My Mom Was a Surrogate

By Logan Mook

Picture this.

You want to bake a cake. You have all of the necessary ingredients: the sugar, the flour, the frosting… but you forgot the oven. (Bear with me, I understand the prospect of forgetting an entire oven seems laughable.) You search and search for a way to make that cake without the oven, until you remember – your neighbor has an oven, and she’s willing to share!

This was the apt description of gestational surrogacy my mother gave me when I was 4, and it’s always stuck with me. With her last official pregnancy in 2018, my mother had been pregnant for one third of my life,

which means that a shocking 1 out of 3 days had potential for spontaneous trips to the store because she was “craving something salty,” or the prospect of driving 4 extra miles because “the In-N-Out burger on 3rd doesn’t make the pickles right.” Especially in my elementary years, the prospect of a constantly pregnant mother made my peers shiver. Many of them had a younger sibling and did not enjoy the 9 months leading to it. “Isn’t your mom always angry?” “Does that mean you have like 8 siblings?” It was questions like these to which I would give the 4 year old cake metaphor, and then all would be understood.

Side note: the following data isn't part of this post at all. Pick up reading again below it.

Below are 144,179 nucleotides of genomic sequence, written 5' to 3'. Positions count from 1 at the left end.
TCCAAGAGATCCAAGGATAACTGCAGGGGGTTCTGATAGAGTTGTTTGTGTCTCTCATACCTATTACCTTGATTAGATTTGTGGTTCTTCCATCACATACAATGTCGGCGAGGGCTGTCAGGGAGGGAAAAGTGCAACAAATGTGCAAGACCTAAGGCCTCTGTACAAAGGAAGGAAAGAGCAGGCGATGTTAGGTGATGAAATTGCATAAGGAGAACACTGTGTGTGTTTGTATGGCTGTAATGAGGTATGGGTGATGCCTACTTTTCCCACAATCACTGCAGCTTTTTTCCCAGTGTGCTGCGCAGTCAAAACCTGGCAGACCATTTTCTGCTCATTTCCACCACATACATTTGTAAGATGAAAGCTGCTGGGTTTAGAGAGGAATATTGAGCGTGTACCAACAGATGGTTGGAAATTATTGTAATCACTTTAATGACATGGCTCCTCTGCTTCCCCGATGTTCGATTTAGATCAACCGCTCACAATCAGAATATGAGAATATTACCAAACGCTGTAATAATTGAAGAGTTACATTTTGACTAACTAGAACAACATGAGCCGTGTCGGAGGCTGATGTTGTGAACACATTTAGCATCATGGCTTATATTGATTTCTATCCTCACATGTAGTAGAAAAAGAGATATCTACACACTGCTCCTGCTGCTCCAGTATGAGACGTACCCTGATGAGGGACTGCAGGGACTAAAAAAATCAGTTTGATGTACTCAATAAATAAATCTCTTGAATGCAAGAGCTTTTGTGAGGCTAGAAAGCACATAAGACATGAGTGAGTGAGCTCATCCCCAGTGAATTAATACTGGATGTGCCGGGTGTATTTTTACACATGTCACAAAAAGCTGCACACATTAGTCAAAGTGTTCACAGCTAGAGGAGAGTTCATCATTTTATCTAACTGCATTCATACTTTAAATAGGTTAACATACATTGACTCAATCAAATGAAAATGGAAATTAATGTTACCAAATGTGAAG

My family’s “normal”

When you grow up with it, surrogacy is just another part of your life. I understood from the first moment I knew my mom was pregnant, that I wasn’t going to get a sibling out of it. Children have very resilient little minds. As long as you can explain what’s happening to them in a clear and honest way, something like pregnancy without a sibling won’t make them sad. The way I saw it was my mom was a baker, and I got to meet cool people who my mom gave families to. They usually got me birthday presents, and I got a field trip to eat hospital food every 9 months. It was a win-win if there ever was one. Kids can see the brightness in any situation, as long as they have their own way of understanding it.

A lasting effect

With age, my carefree view on my mother and her baking subsided and was replaced with a much more meaningful view on surrogacy. To this day, I can name every intended parent, every surrogate child, and every hospital where my mom gave birth. Having the privilege of a surrogate mother means that I understand the birth process very intimately, especially when compared to my male peers. (P.S. if you want to make sure your child won’t have a child too young, be a surrogate. It’ll scare them out of it.)

Because of surrogacy, I am comfortable with pregnancy, with breast-feeding, with doctor visits and crying babies. Because of surrogacy, I have seen how demanding pregnancy is and am willing to help in any way I can. Because of surrogacy, I have had the pleasure of seeing families created. Throughout all the pickle craving runs and fast food drives, I’m thankful, and I always will be.